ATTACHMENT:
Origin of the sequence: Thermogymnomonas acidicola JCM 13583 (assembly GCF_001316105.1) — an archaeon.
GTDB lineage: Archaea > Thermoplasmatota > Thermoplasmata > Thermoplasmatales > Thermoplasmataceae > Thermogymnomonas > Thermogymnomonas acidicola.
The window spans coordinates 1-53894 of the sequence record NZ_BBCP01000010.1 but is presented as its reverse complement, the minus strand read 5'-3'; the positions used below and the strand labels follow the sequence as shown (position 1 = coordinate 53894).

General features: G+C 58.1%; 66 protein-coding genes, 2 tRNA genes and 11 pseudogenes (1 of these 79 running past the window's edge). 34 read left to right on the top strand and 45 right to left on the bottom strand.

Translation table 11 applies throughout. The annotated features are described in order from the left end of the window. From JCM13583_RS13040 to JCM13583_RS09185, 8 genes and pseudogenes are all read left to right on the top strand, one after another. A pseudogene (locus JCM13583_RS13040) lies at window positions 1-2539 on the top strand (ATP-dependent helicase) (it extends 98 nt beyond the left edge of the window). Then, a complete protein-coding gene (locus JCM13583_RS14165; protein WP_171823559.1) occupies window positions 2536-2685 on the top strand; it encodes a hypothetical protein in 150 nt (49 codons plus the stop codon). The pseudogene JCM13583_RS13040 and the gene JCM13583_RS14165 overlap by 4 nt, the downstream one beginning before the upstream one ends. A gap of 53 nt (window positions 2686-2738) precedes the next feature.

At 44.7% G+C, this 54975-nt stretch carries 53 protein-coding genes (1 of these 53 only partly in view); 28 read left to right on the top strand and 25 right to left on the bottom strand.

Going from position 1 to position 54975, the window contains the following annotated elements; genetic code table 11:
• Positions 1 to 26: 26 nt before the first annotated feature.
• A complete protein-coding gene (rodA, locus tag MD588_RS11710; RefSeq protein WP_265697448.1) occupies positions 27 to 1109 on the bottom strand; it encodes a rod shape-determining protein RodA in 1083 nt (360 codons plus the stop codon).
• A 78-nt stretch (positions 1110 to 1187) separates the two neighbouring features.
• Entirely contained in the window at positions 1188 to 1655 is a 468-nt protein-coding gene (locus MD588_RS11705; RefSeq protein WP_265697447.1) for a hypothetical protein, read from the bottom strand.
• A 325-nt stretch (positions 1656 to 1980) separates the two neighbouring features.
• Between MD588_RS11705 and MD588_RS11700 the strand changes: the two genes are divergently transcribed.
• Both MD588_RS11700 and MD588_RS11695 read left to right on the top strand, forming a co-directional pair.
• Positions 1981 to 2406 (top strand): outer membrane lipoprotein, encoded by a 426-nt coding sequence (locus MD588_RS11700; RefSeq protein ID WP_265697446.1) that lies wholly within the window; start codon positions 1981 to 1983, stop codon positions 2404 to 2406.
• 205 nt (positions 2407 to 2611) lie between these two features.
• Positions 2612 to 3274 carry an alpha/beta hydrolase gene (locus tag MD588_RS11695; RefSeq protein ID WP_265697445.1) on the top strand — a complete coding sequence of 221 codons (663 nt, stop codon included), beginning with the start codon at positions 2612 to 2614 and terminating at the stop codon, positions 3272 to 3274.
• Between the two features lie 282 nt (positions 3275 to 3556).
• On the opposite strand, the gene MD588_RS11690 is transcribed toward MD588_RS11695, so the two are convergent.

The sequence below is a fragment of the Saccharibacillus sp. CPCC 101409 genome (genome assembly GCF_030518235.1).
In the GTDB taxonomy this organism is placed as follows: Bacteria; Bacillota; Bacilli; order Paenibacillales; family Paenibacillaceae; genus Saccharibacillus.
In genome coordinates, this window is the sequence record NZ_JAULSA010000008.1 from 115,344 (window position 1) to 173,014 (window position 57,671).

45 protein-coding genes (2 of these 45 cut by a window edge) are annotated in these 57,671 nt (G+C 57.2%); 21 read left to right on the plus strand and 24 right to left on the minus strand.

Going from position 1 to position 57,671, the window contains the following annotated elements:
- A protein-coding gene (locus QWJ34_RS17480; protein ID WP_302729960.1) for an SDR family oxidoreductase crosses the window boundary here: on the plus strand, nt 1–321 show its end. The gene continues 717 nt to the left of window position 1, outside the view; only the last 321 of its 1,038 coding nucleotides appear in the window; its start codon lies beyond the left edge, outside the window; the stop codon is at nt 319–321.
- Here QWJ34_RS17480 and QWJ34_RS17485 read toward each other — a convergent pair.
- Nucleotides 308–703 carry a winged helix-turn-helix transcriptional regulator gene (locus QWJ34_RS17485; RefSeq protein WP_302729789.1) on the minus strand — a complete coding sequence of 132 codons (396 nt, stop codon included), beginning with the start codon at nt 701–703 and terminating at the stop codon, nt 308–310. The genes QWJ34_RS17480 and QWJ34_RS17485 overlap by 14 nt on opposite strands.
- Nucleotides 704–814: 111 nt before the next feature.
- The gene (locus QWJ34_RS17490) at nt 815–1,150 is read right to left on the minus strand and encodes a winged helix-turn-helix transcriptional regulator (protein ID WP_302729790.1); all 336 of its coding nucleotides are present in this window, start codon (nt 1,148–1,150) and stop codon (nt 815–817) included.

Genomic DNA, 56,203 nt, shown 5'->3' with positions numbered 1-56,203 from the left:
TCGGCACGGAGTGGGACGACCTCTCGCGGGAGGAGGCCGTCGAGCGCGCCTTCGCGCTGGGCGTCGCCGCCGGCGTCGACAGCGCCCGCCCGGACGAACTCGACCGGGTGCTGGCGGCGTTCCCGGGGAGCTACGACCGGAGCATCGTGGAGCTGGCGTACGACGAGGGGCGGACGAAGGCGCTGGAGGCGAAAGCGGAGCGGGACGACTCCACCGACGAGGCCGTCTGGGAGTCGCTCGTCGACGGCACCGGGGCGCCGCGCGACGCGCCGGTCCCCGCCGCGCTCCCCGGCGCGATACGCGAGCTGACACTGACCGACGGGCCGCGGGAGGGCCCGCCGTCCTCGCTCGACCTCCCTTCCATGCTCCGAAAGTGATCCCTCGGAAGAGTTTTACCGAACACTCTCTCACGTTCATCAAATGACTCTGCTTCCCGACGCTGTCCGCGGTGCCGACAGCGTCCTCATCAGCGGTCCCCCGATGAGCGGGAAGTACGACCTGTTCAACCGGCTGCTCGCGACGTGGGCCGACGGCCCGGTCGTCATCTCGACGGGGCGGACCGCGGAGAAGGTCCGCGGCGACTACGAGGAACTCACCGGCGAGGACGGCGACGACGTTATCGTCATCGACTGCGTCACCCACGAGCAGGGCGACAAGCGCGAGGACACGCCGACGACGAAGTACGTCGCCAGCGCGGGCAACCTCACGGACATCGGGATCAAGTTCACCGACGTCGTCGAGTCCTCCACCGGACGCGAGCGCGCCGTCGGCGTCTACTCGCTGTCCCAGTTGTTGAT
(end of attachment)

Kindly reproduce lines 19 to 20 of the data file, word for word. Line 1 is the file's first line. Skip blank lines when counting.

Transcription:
• On the opposite strand, the gene MD588_RS11690 is transcribed toward MD588_RS11695, so the two are convergent.

The sequence below is a fragment of the Saccharibacillus sp. CPCC 101409 genome (genome assembly GCF_030518235.1).